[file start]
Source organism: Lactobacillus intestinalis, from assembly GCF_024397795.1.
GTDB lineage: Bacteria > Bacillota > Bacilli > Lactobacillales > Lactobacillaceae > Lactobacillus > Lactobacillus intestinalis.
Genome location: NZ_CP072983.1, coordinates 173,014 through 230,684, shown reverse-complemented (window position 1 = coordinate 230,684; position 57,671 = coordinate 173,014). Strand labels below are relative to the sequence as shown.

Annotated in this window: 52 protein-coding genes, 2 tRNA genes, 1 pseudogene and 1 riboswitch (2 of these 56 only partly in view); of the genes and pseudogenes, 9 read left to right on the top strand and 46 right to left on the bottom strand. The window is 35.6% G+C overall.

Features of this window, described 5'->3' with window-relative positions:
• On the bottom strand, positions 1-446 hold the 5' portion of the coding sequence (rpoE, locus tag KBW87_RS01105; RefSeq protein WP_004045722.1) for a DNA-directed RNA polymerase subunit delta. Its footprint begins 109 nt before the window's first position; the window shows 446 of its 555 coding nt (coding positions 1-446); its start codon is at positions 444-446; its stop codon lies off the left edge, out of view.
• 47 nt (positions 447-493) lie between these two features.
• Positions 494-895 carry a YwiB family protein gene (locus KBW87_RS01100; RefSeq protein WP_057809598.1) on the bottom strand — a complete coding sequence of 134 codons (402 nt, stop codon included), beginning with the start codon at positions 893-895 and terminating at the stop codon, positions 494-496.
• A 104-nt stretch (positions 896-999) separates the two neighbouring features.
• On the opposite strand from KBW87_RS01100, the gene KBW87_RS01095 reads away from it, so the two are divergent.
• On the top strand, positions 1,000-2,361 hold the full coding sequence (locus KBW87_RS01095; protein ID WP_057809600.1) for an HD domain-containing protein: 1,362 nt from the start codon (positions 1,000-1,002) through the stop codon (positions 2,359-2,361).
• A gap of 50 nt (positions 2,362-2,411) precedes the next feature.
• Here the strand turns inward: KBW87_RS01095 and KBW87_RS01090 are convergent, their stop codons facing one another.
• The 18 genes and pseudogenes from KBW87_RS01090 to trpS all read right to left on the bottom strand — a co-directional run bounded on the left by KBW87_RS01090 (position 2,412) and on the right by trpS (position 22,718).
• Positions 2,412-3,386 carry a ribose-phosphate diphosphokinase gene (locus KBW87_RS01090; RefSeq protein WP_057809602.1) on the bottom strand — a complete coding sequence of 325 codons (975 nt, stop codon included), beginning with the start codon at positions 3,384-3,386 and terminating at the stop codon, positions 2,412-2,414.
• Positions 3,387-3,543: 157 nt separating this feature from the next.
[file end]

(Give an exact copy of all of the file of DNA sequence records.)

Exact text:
Source organism: Lactobacillus intestinalis, from assembly GCF_024397795.1.
GTDB lineage: Bacteria > Bacillota > Bacilli > Lactobacillales > Lactobacillaceae > Lactobacillus > Lactobacillus intestinalis.
Genome location: NZ_CP072983.1, coordinates 173,014 through 230,684, shown reverse-complemented (window position 1 = coordinate 230,684; position 57,671 = coordinate 173,014). Strand labels below are relative to the sequence as shown.

Annotated in this window: 52 protein-coding genes, 2 tRNA genes, 1 pseudogene and 1 riboswitch (2 of these 56 only partly in view); of the genes and pseudogenes, 9 read left to right on the top strand and 46 right to left on the bottom strand. The window is 35.6% G+C overall.

Features of this window, described 5'->3' with window-relative positions:
• On the bottom strand, positions 1-446 hold the 5' portion of the coding sequence (rpoE, locus tag KBW87_RS01105; RefSeq protein WP_004045722.1) for a DNA-directed RNA polymerase subunit delta. Its footprint begins 109 nt before the window's first position; the window shows 446 of its 555 coding nt (coding positions 1-446); its start codon is at positions 444-446; its stop codon lies off the left edge, out of view.
• 47 nt (positions 447-493) lie between these two features.
• Positions 494-895 carry a YwiB family protein gene (locus KBW87_RS01100; RefSeq protein WP_057809598.1) on the bottom strand — a complete coding sequence of 134 codons (402 nt, stop codon included), beginning with the start codon at positions 893-895 and terminating at the stop codon, positions 494-496.
• A 104-nt stretch (positions 896-999) separates the two neighbouring features.
• On the opposite strand from KBW87_RS01100, the gene KBW87_RS01095 reads away from it, so the two are divergent.
• On the top strand, positions 1,000-2,361 hold the full coding sequence (locus KBW87_RS01095; protein ID WP_057809600.1) for an HD domain-containing protein: 1,362 nt from the start codon (positions 1,000-1,002) through the stop codon (positions 2,359-2,361).
• A gap of 50 nt (positions 2,362-2,411) precedes the next feature.
• Here the strand turns inward: KBW87_RS01095 and KBW87_RS01090 are convergent, their stop codons facing one another.
• The 18 genes and pseudogenes from KBW87_RS01090 to trpS all read right to left on the bottom strand — a co-directional run bounded on the left by KBW87_RS01090 (position 2,412) and on the right by trpS (position 22,718).
• Positions 2,412-3,386 carry a ribose-phosphate diphosphokinase gene (locus KBW87_RS01090; RefSeq protein WP_057809602.1) on the bottom strand — a complete coding sequence of 325 codons (975 nt, stop codon included), beginning with the start codon at positions 3,384-3,386 and terminating at the stop codon, positions 2,412-2,414.
• Positions 3,387-3,543: 157 nt separating this feature from the next.